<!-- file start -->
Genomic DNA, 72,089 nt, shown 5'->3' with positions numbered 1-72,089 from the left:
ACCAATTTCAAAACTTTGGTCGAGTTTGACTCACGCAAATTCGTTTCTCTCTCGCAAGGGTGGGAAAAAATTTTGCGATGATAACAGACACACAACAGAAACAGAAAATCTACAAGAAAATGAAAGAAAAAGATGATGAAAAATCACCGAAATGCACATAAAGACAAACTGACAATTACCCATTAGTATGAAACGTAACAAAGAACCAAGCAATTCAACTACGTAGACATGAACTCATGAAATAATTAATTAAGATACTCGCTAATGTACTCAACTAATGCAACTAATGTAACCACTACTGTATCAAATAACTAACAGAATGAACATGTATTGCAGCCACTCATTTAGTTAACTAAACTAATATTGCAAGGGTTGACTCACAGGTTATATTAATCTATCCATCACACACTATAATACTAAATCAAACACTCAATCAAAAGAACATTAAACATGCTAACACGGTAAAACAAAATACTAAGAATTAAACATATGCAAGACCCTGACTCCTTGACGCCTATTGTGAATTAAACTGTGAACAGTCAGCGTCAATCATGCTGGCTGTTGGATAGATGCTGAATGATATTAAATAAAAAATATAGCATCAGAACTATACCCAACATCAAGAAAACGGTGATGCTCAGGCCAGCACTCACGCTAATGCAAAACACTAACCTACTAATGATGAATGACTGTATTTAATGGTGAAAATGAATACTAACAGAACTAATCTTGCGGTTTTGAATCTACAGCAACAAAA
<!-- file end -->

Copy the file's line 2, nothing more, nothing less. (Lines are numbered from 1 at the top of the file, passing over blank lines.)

ACCAATTTCAAAACTTTGGTCGAGTTTGACTCACGCAAATTCGTTTCTCTCTCGCAAGGGTGGGAAAAAATTTTGCGATGATAACAGACACACAACAGAAACAGAAAATCTACAAGAAAATGAAAGAAAAAGATGATGAAAAATCACCGAAATGCACATAAAGACAAACTGACAATTACCCATTAGTATGAAACGTAACAAAGAACCAAGCAATTCAACTACGTAGACATGAACTCATGAAATAATTAATTAAGATACTCGCTAATGTACTCAACTAATGCAACTAATGTAACCACTACTGTATCAAATAACTAACAGAATGAACATGTATTGCAGCCACTCATTTAGTTAACTAAACTAATATTGCAAGGGTTGACTCACAGGTTATATTAATCTATCCATCACACACTATAATACTAAATCAAACACTCAATCAAAAGAACATTAAACATGCTAACACGGTAAAACAAAATACTAAGAATTAAACATATGCAAGACCCTGACTCCTTGACGCCTATTGTGAATTAAACTGTGAACAGTCAGCGTCAATCATGCTGGCTGTTGGATAGATGCTGAATGATATTAAATAAAAAATATAGCATCAGAACTATACCCAACATCAAGAAAACGGTGATGCTCAGGCCAGCACTCACGCTAATGCAAAACACTAACCTACTAATGATGAATGACTGTATTTAATGGTGAAAATGAATACTAACAGAACTAATCTTGCGGTTTTGAATCTACAGCAACAAAA